Sir Alex Ferguson has just come out with a book called “Leading” which he co-authored with Sir Michael Moritz, chairman of Sequoia Capital. I was lucky enough to see them interviewed by the Financial Times editor, Lionel Barber, at the Southbank centre in London. The talk was fascinating, and the book is well worth reading.
Indeed, even as a Liverpool fan , I have to admire Alex Ferguson’s track record as manager of Manchester United: he won 17 league titles, 14 domestic cups and 2 Champions leagues. Admittedly, he didn’t reach Liverpool manager Bob Paisley’s 3 Champions leagues, but no-one is perfect. To get some sense of what made him tick is intriguing. Continue reading “The Alex Ferguson Way”
Knowing ourselves appears to the foundation to success – that includes our darker side as well the lighter side. . At the same time, being able to read and understand others is key to work well in groups. So here’s three free online tests that I have used and found useful to better understand myself: Continue reading “Three Quick Tests To Know Yourself”
It’s easy to get caught up with the latest management fads, but hard to know which ones will endure. Indeed, Nassim Taleb writes about how time is the ultimate test for the fragility of ideas. So with China in the news, what better ideas to look at than Confucius’, who lived over 2,500 years ago. His sayings are in the “Analects”, which are said to have been recorded by his disciples. What I’ve found is that Confucius was very good at understanding how to get the best out of hierarchical structures, which today would equate just as easily to corporations as governments. So I’ve picked out the best bits for business and modified the language to sound more contemporary: Continue reading “Confucius On Management”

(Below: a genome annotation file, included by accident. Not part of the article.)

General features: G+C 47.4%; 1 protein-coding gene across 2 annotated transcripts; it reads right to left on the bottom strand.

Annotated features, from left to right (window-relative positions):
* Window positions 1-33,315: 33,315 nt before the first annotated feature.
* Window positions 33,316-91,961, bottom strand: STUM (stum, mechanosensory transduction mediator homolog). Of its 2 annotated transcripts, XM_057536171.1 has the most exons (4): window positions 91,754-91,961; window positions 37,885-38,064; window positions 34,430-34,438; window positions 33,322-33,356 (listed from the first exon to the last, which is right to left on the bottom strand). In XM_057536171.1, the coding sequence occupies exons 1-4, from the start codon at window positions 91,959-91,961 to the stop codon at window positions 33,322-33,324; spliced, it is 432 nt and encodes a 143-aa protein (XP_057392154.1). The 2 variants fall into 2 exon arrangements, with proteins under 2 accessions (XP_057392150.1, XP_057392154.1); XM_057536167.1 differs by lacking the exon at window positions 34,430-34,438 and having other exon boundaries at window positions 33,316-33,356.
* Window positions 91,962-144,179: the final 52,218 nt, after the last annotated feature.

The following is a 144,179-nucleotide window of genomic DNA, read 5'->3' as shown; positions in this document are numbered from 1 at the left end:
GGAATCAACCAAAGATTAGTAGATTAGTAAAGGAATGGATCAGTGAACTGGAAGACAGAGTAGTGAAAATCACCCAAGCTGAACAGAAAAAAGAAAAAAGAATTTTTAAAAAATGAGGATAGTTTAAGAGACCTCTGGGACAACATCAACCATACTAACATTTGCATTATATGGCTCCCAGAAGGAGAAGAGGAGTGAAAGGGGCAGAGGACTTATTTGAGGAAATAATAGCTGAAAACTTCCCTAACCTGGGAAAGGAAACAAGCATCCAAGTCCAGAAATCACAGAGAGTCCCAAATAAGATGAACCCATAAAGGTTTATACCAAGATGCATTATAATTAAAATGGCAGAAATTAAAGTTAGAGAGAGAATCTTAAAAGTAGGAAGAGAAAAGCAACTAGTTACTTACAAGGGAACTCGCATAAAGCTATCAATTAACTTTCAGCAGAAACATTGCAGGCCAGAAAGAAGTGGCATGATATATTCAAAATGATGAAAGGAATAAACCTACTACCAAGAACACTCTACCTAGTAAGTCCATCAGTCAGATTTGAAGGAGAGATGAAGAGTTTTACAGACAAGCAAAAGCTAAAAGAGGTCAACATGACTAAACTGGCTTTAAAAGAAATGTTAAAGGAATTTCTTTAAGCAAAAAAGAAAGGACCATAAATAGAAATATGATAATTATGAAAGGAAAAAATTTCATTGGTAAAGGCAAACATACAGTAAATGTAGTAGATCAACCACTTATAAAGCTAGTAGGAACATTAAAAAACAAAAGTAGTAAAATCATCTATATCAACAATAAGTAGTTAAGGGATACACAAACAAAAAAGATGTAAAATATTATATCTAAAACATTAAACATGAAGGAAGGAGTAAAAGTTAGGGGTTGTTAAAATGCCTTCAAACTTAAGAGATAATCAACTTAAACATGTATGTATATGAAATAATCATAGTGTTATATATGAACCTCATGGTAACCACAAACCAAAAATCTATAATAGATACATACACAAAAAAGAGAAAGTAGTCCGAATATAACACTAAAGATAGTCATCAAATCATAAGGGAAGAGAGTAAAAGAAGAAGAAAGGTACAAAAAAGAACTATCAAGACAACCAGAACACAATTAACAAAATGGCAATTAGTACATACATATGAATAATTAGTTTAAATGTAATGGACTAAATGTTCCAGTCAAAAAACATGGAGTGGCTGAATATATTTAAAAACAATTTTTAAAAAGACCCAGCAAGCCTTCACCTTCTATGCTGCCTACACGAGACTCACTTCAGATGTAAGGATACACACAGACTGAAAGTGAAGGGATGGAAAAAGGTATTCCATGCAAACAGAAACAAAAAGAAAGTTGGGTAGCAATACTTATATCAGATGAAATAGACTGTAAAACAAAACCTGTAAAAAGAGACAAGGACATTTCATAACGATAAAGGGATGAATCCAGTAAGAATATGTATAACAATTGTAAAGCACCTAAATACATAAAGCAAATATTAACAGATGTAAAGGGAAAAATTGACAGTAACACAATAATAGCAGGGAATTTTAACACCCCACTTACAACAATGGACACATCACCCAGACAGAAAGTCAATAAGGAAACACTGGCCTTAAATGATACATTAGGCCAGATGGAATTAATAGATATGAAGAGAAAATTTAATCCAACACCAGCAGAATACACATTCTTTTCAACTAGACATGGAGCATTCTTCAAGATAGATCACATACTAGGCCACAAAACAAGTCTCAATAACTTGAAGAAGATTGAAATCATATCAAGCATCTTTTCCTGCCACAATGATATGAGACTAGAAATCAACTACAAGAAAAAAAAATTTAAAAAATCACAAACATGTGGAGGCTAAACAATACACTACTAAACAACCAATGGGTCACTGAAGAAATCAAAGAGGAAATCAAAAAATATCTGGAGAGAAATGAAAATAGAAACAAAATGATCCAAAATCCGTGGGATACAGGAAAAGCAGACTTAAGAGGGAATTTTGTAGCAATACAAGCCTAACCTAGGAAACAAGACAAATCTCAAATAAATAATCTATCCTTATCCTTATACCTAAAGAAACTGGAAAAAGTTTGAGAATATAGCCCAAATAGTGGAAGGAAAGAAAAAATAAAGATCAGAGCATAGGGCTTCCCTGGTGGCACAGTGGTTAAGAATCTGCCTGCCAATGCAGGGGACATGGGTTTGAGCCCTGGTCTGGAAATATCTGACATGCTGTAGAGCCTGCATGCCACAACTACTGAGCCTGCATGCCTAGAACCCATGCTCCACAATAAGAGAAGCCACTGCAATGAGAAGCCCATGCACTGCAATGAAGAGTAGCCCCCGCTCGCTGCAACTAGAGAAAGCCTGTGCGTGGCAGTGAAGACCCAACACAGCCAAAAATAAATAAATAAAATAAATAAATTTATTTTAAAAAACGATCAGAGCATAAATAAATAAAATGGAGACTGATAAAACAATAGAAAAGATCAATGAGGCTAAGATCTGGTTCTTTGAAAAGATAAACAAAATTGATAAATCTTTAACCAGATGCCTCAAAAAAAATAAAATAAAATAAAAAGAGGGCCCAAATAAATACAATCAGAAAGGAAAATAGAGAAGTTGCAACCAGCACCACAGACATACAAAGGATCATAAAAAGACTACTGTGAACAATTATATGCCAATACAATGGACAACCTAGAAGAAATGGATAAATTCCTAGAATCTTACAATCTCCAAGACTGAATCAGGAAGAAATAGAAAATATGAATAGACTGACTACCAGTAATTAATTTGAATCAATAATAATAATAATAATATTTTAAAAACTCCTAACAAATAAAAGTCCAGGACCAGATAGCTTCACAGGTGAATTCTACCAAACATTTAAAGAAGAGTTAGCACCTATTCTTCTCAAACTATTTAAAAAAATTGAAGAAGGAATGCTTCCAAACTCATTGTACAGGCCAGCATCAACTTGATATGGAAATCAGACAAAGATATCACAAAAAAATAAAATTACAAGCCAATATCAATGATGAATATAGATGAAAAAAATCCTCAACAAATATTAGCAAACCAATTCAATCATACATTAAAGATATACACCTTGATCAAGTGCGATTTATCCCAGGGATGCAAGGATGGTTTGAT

I recently stumbled across a fascinating talk by the excellent Margaret Heffernan called “Why it’s time to forget the pecking order at work”. She cited a study that showed that top-performing teams were those where each person spoke for an equal amount of time and were good at reading each other’s social cues. What did not matter was the individual intelligence of each team member. It was the quality of interactions, not the quality of the individuals that mattered. This turns the focus of companies on hiring and retaining stars on its head. Continue reading “Revolutionise Corporate Performance”
In my last post, I summarised half of Peter Drucker’s amazing “The Effective Executive“. The post introduced the context, and discussed two of five essential practises of effectiveness: knowing where your time goes and focusing on outward contribution. In this post, I complete the summary with the remaining practises. Here goes: Continue reading “Double Your Effectiveness At Work (Part 2)”
Written in 1967, Peter Drucker’s “The Effective Executive” has to be the best management book ever written. All other ones are simply a footnote to his book. His recognition that firms which employ knowledge-workers require fundamentally different management techniques to those that employ manual workers was far ahead of his time. His recommendations on how to be an effective executive is still as relevant to any organisation today as it was then. Best to read the book, but here’s my summary (part 1 below, part 2 later): Continue reading “Double Your Effectiveness At Work (Part 1)”